Western artist Dallas Mayer is a self-described ranch lady with the requisite horse, boots, 10-gallon hat and Oklahoma twang that comes with a life lived close to the land and nature.
She, her husband, Jim, their son, Tyler, and his wife, Naomi, run a 10,000-acre spread near Hooker in the Panhandle. The ranch has been in the family for five generations.
Dallas Mayer’s canvases appear in galleries throughout the Southwest. She follows a tradition of noted artists Charles Russell and Frederic Remington in that her paintings depict a timeless story of the American West in subject, color, drama, love of the land, its people, history and nature.
Ranch life and western Oklahoma’s unending vistas provide inspiration.
One of seven siblings, she grew up with a love of history, art and ranching as a farm girl south of Hardesty on Hackberry Creek. She married Jim Mayer in 1979 when she was 17 and still a senior in high school. Jim Mayer is the great-grandson of James Beasley, who homesteaded nearby Wild Horse Canyon along the Beaver River in the 1880s. That area is now part of the historic Mayer Ranch.
Much of the authenticity of Dallas Mayer’s art is that she lives it. Ranching is a family affair. Come roundup, she heads out on horseback. During spring branding, Mayer transforms into a branding lady in charge of applying the hot iron.
Life on a working ranch is not always tranquil. One year, a herd of calves developed a condition called scours (diarrhea). Mayer cranked up the ranch’s flatbed truck and headed out in low gear to doctor them. When an ailing baby fled, she pulled the truck alongside it, geared down into what she assumed was neutral, and bailed out to wrestle the calf to the ground.
However, she missed neutral when she leaped from her vehicle. The truck headed toward a nearby ravine. She chased on foot. Exhausted, she caught up and managed to stop it just before it went over the edge.
On another occasion, a bison that escaped from a neighboring ranch charged her when she got out of her truck to open a gate. Fortunately, she had left the driver’s door open. She dived to safety inches ahead of the enraged animal.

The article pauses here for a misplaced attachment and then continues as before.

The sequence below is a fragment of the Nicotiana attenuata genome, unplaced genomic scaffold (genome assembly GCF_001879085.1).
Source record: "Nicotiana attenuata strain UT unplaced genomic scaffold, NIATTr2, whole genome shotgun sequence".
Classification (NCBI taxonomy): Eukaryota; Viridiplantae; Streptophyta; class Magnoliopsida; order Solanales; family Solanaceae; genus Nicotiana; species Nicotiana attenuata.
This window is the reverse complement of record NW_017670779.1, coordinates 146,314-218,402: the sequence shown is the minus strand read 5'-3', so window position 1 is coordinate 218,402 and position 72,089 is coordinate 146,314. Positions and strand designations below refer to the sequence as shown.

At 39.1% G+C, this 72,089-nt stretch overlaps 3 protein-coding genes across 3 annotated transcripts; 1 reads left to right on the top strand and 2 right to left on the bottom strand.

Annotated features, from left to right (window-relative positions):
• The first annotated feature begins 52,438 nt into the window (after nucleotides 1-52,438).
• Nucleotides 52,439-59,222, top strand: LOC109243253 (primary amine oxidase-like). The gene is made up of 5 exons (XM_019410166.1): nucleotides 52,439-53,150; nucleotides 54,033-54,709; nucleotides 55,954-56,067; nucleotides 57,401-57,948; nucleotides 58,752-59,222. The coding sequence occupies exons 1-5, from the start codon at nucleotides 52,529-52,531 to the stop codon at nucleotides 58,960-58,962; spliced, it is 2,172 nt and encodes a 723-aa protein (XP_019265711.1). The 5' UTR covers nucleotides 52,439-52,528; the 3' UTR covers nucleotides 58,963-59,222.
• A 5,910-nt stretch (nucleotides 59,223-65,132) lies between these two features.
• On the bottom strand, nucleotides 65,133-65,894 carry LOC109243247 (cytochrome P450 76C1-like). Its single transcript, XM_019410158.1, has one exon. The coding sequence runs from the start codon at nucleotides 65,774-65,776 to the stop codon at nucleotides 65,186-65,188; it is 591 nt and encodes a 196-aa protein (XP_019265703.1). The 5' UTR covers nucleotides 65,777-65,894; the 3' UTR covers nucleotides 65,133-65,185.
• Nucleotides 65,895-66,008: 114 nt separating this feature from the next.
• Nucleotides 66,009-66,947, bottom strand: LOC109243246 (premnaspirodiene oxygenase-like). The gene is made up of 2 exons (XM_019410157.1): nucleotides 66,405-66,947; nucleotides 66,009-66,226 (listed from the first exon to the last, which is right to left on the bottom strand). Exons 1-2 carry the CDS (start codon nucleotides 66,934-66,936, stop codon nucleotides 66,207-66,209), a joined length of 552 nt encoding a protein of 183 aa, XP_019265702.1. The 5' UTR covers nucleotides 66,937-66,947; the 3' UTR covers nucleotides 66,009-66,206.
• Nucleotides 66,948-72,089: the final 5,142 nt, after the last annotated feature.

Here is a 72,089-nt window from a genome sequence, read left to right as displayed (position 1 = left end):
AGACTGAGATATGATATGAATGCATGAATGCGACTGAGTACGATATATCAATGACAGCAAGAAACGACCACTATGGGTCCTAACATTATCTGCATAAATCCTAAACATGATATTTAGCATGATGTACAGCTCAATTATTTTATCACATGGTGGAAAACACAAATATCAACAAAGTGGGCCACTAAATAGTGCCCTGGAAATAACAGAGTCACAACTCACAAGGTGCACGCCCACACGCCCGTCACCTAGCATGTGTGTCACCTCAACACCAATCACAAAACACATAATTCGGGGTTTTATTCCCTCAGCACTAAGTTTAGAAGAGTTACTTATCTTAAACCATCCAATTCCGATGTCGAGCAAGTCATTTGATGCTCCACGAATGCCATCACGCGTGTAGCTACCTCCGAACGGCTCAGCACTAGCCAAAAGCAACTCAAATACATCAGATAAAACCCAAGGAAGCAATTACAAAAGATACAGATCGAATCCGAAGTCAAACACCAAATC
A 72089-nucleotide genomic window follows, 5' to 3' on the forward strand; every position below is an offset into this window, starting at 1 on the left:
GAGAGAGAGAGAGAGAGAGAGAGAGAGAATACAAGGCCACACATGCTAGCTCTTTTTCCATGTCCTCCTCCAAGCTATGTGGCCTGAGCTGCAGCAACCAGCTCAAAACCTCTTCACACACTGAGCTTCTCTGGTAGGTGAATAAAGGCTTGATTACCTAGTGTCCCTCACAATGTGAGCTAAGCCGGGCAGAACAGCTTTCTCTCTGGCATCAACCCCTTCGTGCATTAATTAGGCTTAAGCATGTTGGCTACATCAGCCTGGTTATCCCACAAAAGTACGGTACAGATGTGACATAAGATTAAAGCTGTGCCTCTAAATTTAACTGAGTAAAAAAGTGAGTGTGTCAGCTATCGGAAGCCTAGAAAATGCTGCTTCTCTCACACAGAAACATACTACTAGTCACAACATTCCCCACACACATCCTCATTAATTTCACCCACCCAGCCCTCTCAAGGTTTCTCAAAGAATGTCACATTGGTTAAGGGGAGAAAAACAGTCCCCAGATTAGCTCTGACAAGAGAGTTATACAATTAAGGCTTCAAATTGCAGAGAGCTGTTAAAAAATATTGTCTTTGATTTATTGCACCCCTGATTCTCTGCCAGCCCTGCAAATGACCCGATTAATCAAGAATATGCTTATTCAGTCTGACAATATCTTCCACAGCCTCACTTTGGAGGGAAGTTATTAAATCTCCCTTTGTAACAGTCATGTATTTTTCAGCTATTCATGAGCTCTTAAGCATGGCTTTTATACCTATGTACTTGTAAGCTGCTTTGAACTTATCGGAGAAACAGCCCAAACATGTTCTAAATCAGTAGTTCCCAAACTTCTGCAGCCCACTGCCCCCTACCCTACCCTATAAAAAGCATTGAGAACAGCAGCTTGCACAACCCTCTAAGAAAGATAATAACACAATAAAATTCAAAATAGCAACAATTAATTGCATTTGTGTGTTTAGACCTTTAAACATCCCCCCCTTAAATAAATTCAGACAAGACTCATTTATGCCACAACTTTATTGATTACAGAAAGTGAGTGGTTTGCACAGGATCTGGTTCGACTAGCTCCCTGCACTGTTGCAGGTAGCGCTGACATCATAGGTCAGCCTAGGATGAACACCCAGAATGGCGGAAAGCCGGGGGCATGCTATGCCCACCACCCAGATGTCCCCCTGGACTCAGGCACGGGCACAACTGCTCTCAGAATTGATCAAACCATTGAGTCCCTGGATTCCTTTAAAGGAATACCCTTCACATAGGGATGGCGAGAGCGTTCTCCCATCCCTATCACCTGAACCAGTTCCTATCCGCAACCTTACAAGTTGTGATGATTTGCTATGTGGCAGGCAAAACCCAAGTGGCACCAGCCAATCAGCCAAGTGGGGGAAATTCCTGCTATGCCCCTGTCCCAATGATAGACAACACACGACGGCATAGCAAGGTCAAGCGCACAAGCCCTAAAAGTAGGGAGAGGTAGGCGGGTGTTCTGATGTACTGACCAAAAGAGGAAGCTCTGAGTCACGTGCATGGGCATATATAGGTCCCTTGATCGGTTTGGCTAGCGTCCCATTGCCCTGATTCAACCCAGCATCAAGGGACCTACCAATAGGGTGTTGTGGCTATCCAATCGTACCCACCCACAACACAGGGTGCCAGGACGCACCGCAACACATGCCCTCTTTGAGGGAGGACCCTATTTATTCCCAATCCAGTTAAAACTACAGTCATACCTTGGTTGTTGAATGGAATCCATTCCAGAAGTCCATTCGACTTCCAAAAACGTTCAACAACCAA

Yet, in another context, she cheerfully disputes the stereotype that artists must suffer for their passion.
“You have to be happy to be an artist,” she says. “I am a happy Oklahoma ranch lady.”
Shortly after the Mayers married, the groom’s mother, Anna Mayer, recognized her daughter-in-law’s talent and arranged for her to take art classes from George “Dord” Fitz, who traveled throughout Oklahoma, Kansas and Texas like an old-time, circuit-riding preacher.
Since 1992, Jack Sorenson – the Amarillo, Texas, artist of “Leaning Tree” Christmas card fame – has been Mayer’s art teacher, mentor and primary influence on her work.
“He taught me light and colors,” she says, “and how to look for the unexpected.”
About 10 years ago, as she painted the portrait of a bucket calf named Buzzy, Mayer decided it was time to sell her paintings professionally.
“I just suddenly knew,” she says. “It was like I could almost see my subject on canvas even before I began.”
She soon produced more than 50 paintings a year, and her work appeared in galleries throughout the state, such as Graceful Arts in Alva, and elsewhere, like Fechin House in Taos, N.M., and Canadian River Art Gallery in Canadian, Texas. She has won numerous people’s choice and best of show awards at art fairs and festivals. She also blogs Life in My Boots about her adventures as the “ranch lady.”
She recently opened the Dallas Mayer Gallery of Fine Arts at Amarillo’s Studio 15, where she shows her work the first Friday of each month during Friday Art World. Her works and blog are available at ranchpaintings.com.
In addition to ranching and her art, Dallas serves on the board of directors of the Oklahoma Historical Society. She anticipates being inducted into the National Western Heritage Hall of Fame in Oklahoma City.